Hipper music bloggers than you're likely to ever find here have been freaking out over surrealist hip hop duo Das Racist for a while now, ever since the Pineapple Express rap tune "Combination Pizza Hut and Taco Bell" came out earlier this year. Even beyond being an ode to the brilliantly efficient fast-food convergence in the first place and implicitly legitimizing the alarming concept of the pepperoni burrito, it actually consists entirely of the lines "I'm at the Pizza Hut/I'm at the Taco Bell/I'm at the combination Pizza Hut and Taco Bell," repeated ad nauseam. It's the most bizarre lead single I've heard in a very long time, and I'm still not sure whether it's for real -- every time I hit the play button on YouTube I half expect Sacha Baron Cohen to pop out of an enchilada or something. You will regret clicking on this: Death And Taxes found 'em early and called it a "meditation on consumer identity in corporate America;" elsewhere, "Harold and Kumar existentialism". Either might still be giving too much credit to two dudes who got just got blazed one night and hit "record" a little too soon. Nobody's really sure. That's the big joke. Maybe. But then along come LA DJ duo Wallpaper. (their punctuation, not ours) with the remix, which the Fork dorks promptly knighted Best New Music, approximately equivalent to an Oprah Book Club endorsement in the indie rock world. Having now listened many more times than you'll ever get me to cop to, I'm pretty sure they did not mean it ironically, but of course you never really know with those guys. The thing that stands out most about all this, I think, is the redemption of a thoroughly useless tune via remixing with loops and samples. One version is musically competent, while the other spectacularly (if deliberately) flops in that regard and makes me want to claw my eyes out so I can get to my brain and punch it. Consider the frequency with which the artists you've recorded have expected you to work miracles with ass-awful source material; this is as close to a success story as I've ever heard when it comes to fixing epic stupidity with production. So keep at it, Ableton rats and Fruityloopers -- if pop continues on its current intellectual trajectory, you're going to be in high demand.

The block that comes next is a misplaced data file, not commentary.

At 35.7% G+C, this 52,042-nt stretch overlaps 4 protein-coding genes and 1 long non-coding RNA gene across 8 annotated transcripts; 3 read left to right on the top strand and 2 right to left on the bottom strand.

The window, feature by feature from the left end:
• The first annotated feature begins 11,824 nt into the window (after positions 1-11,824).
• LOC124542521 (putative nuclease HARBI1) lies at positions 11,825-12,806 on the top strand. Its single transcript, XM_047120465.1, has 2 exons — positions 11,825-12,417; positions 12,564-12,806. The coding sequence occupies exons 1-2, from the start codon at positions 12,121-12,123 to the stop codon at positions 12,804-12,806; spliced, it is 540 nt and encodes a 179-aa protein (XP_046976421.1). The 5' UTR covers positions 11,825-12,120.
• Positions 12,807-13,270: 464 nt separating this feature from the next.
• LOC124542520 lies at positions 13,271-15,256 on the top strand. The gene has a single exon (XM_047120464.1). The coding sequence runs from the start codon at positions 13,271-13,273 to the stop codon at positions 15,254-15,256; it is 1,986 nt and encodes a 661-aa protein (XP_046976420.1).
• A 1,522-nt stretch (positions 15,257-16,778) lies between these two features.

Tape Op is a bi-monthly magazine devoted to the art of record making.

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